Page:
Federalist Papers Summary 36
The Federalist Essays Summary No 36: Alexander Hamilton January 8, 1788
The paper begins by revisiting the discussion of the types of people that will likely be the representatives of the House of Representatives. The conclusion is the same that although on occasion some class of person from a different profession may rise to become a representative, most will be merchants, professionals and land owners.
A new objection to the proposed Constitution is given that claims “internal taxation”, items that States may also tax, cannot be processed efficiently by the National Government because of a lack of knowledge of individual State’s circumstances and revenue laws. The rebuttal includes several points; the representatives in the National Government are some of the best people from the States with knowledge of the State circumstances, with indirect taxes on consumption items there is no difference in knowledge between States, with direct taxes on houses and land there may be significant differences between States but the Federal Government can use the intra-State taxing system to apply its own taxes, and there can be no clashes between the federal and local taxing laws because neither can control or inhibit the laws of the other. The final argument on this particular issue suggesting States won’t need much revenue should bring a smile to the modern readers face “A small land tax will answer the purposes of the States, and will be their most simple and most fit resource”. As intelligent and foresighted as our founders were they apparently did not anticipate service employee union pensions and Government mandates on the States resources.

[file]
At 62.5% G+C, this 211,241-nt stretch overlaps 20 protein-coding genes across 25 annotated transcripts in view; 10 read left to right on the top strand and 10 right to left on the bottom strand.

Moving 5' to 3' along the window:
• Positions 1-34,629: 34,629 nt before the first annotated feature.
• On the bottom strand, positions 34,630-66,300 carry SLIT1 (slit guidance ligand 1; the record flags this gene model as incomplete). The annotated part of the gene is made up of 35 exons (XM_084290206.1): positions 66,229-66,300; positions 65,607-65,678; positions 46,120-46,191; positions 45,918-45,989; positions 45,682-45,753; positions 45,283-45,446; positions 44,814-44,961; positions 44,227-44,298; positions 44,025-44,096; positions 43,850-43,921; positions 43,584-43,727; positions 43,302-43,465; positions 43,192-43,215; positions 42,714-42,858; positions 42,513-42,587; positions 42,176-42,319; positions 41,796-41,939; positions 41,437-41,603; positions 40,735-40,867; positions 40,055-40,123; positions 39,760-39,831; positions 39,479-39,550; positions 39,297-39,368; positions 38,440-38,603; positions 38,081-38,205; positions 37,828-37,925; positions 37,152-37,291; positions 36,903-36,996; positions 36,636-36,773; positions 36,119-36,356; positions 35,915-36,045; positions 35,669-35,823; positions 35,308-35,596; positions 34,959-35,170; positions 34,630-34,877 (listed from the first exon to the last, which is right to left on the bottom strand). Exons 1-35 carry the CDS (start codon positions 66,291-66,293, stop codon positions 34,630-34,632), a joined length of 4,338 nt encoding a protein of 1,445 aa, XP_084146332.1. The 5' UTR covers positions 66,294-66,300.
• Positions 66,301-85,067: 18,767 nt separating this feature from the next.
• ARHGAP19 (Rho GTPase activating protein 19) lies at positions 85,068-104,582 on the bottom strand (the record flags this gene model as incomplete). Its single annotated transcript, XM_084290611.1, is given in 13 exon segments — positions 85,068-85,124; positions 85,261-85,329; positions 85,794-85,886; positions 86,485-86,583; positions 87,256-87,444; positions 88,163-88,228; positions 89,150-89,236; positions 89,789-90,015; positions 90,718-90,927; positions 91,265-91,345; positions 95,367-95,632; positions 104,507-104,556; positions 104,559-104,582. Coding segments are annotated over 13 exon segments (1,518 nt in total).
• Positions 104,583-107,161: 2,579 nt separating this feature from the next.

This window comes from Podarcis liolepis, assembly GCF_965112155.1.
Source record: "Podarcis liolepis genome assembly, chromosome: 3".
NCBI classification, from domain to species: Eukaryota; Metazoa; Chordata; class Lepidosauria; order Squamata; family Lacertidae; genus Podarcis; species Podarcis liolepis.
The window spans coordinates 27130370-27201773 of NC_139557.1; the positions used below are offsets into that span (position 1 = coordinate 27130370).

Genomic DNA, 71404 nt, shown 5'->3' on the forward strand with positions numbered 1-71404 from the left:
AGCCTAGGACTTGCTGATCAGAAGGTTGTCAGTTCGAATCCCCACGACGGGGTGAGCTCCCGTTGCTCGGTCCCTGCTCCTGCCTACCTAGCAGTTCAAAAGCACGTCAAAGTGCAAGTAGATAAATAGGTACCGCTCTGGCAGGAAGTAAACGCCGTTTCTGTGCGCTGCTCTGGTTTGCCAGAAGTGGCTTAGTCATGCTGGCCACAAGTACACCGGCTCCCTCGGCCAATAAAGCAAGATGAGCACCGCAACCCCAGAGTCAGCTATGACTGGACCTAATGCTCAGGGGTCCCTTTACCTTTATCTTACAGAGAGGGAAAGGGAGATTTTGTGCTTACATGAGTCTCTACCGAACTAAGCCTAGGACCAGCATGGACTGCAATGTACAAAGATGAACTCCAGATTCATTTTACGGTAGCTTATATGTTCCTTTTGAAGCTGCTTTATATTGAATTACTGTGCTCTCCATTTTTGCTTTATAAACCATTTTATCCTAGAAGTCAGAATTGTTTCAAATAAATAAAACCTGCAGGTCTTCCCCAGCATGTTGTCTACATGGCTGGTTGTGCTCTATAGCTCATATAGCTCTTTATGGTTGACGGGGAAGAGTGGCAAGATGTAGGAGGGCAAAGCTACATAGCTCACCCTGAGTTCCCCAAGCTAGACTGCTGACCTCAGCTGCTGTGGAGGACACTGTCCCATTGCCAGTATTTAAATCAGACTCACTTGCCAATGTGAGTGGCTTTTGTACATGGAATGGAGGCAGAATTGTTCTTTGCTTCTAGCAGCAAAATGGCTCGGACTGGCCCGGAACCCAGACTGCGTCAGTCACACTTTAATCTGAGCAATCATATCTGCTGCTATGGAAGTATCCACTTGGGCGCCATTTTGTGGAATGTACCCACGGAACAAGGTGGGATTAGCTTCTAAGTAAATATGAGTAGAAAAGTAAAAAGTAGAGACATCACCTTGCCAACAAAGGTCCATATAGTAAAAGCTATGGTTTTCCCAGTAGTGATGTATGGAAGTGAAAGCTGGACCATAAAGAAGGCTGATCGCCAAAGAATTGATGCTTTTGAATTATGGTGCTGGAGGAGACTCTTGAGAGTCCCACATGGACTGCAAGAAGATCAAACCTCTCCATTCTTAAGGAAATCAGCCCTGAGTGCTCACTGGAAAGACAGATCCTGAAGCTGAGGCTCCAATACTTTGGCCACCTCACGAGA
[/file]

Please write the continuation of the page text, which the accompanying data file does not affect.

A few more objections are mentioned that concern double taxation with double sets of revenue officers and poll taxes. Double sets of revenue officers is argued away because the Federal Government will just use the State officers if they tax the same items. The double taxation will happen if the needs of the Union require internal taxes but the Federal Government will be prudent in its taxing authority making use of the ability of the wealthy to contribute rather than imposing upon the poor.
Poll taxes can be implemented in States or on the national level but they are abhorred but allowed because no source of revenue should be excluded from the governments if needed to fulfill its responsibilities. A poll tax here is apparently another name for a capitation tax and they both mean a tax of a uniform, fixed amount per taxpayer. Recall a capitation tax that is not a uniform amount per taxpayer is not allowed. A Poll tax today in the States means a prerequisite to being able to vote and that has been ruled unconstitutional because of the equal protection of the laws in the fourteenth amendment.
Federalist Papers Summary 36 Written by Donald Mellon